The Reduction Rate of Serum Sodium and Mortality in Patients Undergoing Continuous Venovenous Hemofiltration for Acute Severe Hypernatremia

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Abstract

Background

The excessive correction of acute hypernatremia is not known to be harmful. This study aimed to evaluate whether a reduction rate of serum sodium (RRSeNa) > 1 mEq/L/hour in acute severe hypernatremia is an independent risk factor for mortality in critically ill patients undergoing continuous venovenous hemofiltration (CVVH) treatment.

Materials and Methods

For this retrospective study, we reviewed records of 75 critically ill patients undergoing CVVH treatment for acute severe hypernatremia between March 2011 and March 2015.

Results

The 28-day mortality rate of all patients was 61.3%. In multivariate Cox regression analyses, a reduction rate of serum sodium (RRSeNa) > 1 mEq/L/hour (hazard ratio = 1.89; 95% CI: 1.03-3.47; P = 0.04), Acute Physiology and Chronic Health Evaluation II score and vasopressor dependency (yes or no) had a statistically significantly effect on mortality. Once we excluded patients with an RRSeNa ≤ 0.5 mEq/L/hour, only RRSeNa > 1 mEq/L/hour (hazard ratio = 2.611; 95% CI: 1.228-5.550; P = 0.013) and vasopressor dependency had a statistically significant influence on mortality in multivariate regression.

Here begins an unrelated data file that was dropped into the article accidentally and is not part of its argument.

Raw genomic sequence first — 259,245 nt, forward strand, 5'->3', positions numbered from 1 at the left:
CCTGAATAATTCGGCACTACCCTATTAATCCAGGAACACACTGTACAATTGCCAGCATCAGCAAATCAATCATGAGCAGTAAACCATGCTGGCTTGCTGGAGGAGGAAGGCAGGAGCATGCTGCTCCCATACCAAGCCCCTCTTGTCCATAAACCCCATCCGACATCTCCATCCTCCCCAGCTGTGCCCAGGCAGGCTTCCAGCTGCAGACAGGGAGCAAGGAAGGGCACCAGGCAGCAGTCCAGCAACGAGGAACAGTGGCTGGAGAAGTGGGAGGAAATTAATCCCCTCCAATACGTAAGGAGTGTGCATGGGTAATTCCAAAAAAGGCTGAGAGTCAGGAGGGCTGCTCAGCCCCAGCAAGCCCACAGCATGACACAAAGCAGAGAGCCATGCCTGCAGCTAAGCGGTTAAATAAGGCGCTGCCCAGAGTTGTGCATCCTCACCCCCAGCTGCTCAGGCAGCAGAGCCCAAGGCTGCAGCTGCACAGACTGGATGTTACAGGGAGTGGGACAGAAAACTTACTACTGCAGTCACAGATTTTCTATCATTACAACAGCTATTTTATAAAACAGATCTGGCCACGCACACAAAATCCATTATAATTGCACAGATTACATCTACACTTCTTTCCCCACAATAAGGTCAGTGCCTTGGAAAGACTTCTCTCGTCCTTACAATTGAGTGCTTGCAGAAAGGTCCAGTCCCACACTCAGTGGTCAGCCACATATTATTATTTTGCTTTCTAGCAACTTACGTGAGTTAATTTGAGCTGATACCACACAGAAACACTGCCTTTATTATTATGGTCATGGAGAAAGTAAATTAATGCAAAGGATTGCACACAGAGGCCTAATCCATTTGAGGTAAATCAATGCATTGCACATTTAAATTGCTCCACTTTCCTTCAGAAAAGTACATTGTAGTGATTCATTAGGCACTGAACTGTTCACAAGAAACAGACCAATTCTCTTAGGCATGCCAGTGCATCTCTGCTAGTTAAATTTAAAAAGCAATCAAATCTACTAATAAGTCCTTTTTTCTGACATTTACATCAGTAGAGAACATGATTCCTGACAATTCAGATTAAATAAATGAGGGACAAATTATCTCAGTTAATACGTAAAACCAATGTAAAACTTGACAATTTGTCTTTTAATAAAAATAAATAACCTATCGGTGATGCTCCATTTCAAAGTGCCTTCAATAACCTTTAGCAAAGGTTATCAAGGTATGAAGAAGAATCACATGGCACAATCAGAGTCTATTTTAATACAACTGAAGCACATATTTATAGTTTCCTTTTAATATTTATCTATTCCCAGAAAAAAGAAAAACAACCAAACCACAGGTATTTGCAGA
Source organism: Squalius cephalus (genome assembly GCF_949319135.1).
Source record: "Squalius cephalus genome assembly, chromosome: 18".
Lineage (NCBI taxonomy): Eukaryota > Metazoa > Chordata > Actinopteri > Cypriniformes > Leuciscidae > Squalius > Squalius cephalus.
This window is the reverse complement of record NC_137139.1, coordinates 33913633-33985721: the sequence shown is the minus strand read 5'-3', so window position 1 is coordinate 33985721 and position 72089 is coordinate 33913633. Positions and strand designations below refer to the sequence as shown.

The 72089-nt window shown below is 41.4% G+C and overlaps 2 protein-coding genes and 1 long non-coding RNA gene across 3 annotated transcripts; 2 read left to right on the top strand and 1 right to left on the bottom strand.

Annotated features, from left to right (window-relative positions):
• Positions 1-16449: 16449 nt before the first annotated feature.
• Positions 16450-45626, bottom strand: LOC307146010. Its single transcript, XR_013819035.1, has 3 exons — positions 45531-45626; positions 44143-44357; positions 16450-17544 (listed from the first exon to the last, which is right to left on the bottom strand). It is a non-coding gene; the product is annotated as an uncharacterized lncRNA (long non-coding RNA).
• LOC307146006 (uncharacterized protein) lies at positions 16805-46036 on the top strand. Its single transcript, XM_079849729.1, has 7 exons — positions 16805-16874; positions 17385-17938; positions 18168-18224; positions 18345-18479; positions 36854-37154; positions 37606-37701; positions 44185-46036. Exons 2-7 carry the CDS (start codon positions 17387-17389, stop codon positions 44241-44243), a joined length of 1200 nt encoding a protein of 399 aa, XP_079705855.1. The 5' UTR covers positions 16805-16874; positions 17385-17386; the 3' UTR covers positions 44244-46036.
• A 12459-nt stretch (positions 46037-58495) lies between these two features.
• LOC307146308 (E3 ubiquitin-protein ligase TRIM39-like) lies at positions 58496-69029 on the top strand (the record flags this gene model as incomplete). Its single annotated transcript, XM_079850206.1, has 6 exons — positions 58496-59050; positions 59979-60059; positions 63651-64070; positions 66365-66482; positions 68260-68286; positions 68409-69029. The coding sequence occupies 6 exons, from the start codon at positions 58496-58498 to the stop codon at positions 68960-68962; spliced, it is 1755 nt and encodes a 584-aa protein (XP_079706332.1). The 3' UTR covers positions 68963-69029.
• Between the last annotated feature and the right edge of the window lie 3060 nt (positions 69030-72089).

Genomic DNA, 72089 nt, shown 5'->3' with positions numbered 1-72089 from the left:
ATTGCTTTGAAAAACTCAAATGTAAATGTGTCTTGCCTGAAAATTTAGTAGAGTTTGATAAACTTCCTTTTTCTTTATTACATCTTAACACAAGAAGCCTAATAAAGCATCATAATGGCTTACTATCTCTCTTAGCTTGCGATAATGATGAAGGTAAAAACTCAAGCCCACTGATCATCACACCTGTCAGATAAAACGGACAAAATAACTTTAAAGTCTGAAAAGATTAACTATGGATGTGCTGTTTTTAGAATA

Conclusions

In addition to the Acute Physiology and Chronic Health Evaluation II score and vasopressor dependency, the excessive correction of acute severe hypernatremia was possibly associated with mortality in critically ill patients undergoing CVVH treatment. The optimal reduction rate of acute hypernatremia should be extensively studied in critically ill patients.

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